Nathan Salmon : biography
Nathan U. Salmon (né Nathan Ucuzoglu Salmon in 1951) is an American writer and philosopher in the Analytic tradition, specializing in metaphysics, philosophy of language, and philosophy of logic.
Salmon was born January 2, 1951 in Los Angeles to a working-class family of Sephardi Jews of Spanish-Turkish heritage. He is the grandson of archivist Emily Sene (née Emily Perez) and oud player Isaac Sene.
The first person in his family to go to college, Salmon attended El Camino College and the University of California, Los Angeles (UCLA). At UCLA he studied with Tyler Burge, Alonzo Church, Keith Donnellan, Donald Kalish, David Kaplan, Saul Kripke, and Yiannis Moschovakis. Salmon earned his Ph.D. in 1979 while he was assistant professor of philosophy at Princeton University. In 1984 the awarded him the , on the basis of his book, Reference and Essence (1981), which was based on his UCLA doctoral dissertation. His second book, Frege's Puzzle (1986), was selected by Scott Soames for a literary website as one of the best five books on the philosophy of language.Scott Soames, "Best Five Books on the Philosophy of Language," The Browser, October 15, 2010. The other selections are monographs by Noam Chomsky, Gottlob Frege, David Kaplan, and Saul Kripke.
Salmon is currently distinguished professor of philosophy at the University of California, Santa Barbara, where he has taught since 1984. He has also taught at UCLA, the University of California, Riverside, and the University of Southern California, and was a regular visiting distinguished professor at the City University of New York Graduate Center from 2009 to 2012.
===Millianism=== Salmon is a proponent of the theory of direct reference. Salmon has provided accounts both of propositional attitudes and of Frege's puzzle about true identifications, i.e., truths of the form "a = b".In his books, Frege's Puzzle and Content, Cognition, and Communication. Salmon maintains that co-designative proper names are inter-substitutable with preservation of semantic content. Thus, on his view the sentence "Samuel Clemens was witty" expresses exactly the same content as "Mark Twain was witty", whether or not the competent user of these sentences recognizes it. Therefore a person who believes that Mark Twain was witty ipso facto believes that Samuel Clemens was witty, even if he or she also believes, inconsistently, that Clemens was not witty. Salmon argues that this is made palatable by recognizing that to believe a proposition is to be cognitively disposed in a particular manner toward that proposition when taking it by means of some proposition-guise or other, and that one may be so disposed relative to one proposition-guise while not being so disposed relative to another. Salmon applies this apparatus to solve a variety of famous philosophical puzzles, including Frege's puzzle, Kripke's puzzle about so-called de dicto belief, and W. V. O. Quine's puzzle about de re belief. For example, Quine describes a scenario in which Ralph believes that Ortcutt is no spy, yet Ralph also believes that the man in the brown hat is a spy, when unbeknownst to Ralph the man in the hat is none other than Ortcutt. Under these circumstances, is Ortcutt believed by Ralph to be a spy? The grounds for an affirmative or negative judgment seem equally balanced. On Salmon's account Ortcutt is believed by Ralph to be a spy, since Ralph is appropriately cognitively disposed toward the proposition about Ortcutt that he is a spy when taking that proposition by means of one proposition-guise, even though Ralph is not so disposed relative to an alternative, equally relevant proposition-guise.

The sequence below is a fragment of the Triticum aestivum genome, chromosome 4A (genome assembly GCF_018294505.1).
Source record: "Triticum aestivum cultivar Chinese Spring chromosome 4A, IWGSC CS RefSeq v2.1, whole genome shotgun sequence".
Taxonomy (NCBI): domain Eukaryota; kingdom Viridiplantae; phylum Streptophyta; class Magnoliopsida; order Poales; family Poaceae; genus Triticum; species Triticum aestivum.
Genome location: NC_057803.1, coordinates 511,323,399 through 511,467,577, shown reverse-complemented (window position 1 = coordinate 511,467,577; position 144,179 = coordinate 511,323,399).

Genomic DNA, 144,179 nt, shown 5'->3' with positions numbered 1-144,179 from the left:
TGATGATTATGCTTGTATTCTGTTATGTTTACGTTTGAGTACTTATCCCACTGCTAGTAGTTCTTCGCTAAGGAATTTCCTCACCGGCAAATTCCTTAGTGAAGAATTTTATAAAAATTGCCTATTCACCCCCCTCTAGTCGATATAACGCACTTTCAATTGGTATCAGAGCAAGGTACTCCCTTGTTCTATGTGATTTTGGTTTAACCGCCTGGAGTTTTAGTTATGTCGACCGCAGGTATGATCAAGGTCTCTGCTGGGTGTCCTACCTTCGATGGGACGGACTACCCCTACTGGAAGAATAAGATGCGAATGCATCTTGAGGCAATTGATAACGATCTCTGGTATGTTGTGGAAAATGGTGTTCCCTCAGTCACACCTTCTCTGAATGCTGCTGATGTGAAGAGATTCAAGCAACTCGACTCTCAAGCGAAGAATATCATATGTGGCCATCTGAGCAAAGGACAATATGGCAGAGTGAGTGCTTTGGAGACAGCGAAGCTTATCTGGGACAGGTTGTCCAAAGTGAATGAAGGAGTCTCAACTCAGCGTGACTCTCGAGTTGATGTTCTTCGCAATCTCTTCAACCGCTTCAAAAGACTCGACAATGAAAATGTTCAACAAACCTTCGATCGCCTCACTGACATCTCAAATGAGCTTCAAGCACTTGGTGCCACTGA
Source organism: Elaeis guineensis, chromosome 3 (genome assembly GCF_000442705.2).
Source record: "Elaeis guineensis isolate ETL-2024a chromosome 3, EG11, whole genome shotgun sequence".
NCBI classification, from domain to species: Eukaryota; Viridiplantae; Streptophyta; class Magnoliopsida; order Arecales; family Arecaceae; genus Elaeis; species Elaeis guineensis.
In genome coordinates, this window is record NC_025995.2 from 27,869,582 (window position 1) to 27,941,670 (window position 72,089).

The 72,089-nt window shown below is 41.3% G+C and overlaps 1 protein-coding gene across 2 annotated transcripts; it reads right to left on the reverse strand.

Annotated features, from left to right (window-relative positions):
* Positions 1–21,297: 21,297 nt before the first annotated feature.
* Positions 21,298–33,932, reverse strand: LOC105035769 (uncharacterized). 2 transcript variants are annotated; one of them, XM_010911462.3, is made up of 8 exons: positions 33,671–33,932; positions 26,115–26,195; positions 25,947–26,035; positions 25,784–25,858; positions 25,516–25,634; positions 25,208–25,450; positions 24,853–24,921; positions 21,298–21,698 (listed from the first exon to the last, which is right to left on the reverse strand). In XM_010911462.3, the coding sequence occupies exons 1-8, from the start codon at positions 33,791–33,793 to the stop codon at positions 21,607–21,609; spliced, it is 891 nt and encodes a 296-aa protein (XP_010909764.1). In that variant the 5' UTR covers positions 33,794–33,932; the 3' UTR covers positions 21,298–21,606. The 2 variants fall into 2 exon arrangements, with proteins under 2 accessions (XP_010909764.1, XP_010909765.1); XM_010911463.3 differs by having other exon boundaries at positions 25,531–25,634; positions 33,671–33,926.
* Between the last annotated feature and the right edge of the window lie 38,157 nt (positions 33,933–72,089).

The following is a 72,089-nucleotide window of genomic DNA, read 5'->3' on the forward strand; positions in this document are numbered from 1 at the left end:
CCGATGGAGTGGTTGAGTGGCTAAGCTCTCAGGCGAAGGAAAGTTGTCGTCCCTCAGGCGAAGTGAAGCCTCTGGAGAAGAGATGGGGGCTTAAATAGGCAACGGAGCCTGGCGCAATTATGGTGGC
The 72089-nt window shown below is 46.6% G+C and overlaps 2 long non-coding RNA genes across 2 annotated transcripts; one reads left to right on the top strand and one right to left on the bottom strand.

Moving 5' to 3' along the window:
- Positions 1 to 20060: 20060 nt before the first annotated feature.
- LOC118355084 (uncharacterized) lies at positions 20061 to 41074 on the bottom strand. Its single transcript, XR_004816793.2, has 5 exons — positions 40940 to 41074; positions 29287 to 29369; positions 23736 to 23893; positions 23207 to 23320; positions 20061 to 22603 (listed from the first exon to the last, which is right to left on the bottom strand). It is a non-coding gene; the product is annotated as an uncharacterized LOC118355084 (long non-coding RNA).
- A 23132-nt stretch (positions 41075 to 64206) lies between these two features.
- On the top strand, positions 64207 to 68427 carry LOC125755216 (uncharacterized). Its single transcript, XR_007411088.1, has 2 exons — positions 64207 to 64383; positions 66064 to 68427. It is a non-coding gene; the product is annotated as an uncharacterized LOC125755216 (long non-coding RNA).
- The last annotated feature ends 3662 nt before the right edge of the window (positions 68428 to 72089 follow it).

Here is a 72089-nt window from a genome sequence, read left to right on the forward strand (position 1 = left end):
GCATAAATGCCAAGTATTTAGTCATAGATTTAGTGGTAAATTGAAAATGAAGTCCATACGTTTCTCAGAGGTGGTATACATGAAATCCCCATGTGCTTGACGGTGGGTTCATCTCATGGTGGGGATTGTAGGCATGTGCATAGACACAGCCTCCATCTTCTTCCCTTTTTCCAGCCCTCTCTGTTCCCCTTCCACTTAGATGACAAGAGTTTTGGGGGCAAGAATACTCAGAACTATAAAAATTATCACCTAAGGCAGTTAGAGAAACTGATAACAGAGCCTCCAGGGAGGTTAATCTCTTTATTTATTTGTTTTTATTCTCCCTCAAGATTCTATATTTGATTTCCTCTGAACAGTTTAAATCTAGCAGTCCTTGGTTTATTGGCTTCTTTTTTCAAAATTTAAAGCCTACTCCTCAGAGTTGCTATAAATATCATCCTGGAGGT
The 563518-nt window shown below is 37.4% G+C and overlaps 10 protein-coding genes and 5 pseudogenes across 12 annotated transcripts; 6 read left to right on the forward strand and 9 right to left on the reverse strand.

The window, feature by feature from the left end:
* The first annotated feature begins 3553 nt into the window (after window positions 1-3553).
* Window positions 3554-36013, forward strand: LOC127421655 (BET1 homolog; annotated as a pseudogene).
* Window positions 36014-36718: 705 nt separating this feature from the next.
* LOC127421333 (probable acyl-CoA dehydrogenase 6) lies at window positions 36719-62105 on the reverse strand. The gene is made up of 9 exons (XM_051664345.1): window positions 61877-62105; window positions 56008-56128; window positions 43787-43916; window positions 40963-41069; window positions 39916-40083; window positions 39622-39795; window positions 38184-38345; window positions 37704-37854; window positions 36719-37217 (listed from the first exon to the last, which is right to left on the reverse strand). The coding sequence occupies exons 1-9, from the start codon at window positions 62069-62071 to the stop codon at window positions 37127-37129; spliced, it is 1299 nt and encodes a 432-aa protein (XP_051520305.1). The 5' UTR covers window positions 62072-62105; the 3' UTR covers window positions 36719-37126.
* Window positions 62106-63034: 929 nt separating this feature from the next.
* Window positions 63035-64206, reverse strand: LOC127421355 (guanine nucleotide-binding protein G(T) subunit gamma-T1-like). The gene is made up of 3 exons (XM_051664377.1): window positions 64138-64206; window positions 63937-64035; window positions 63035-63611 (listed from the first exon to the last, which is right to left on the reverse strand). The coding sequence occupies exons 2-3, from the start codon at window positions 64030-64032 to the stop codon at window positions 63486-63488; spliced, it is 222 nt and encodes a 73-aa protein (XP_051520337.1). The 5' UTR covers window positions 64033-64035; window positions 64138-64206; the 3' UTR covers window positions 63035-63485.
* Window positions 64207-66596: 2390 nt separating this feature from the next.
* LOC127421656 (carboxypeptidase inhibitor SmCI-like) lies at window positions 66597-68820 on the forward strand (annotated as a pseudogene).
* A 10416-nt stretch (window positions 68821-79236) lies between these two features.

Salmon provided direct-reference accounts of problems of nonexistence and of names from fiction.See, e.g., Metaphysics, Mathematics, and Meaning, Oxford University Press, 2005. Salmon argues, directly contrary to Immanuel Kant, book II c.3 sec. 5, . that existence is a property, one that particular individuals have and other individuals lack. According to Salmon, the English verb "exist" is (along with its literal tranlsations into other languages), among other things, a term for this alleged property, and a sentence of the form "a exists" is true if and only if the subject term designates something with the property, and is false (and "a does not exist" is true) if and only if the subject term designates something with the complementary property of nonexistence. Thus Russell's example, "The present king of France exists", is neither true nor false, since France is not presently a monarchy, and therefore "the present king of France" does not designate; whereas "Napoleon exists" is simply false, since although Napoleon once existed, the moment he died he took on the property of nonexistence.
In countries which are located near sea coasts, sea food is an important part of national cuisine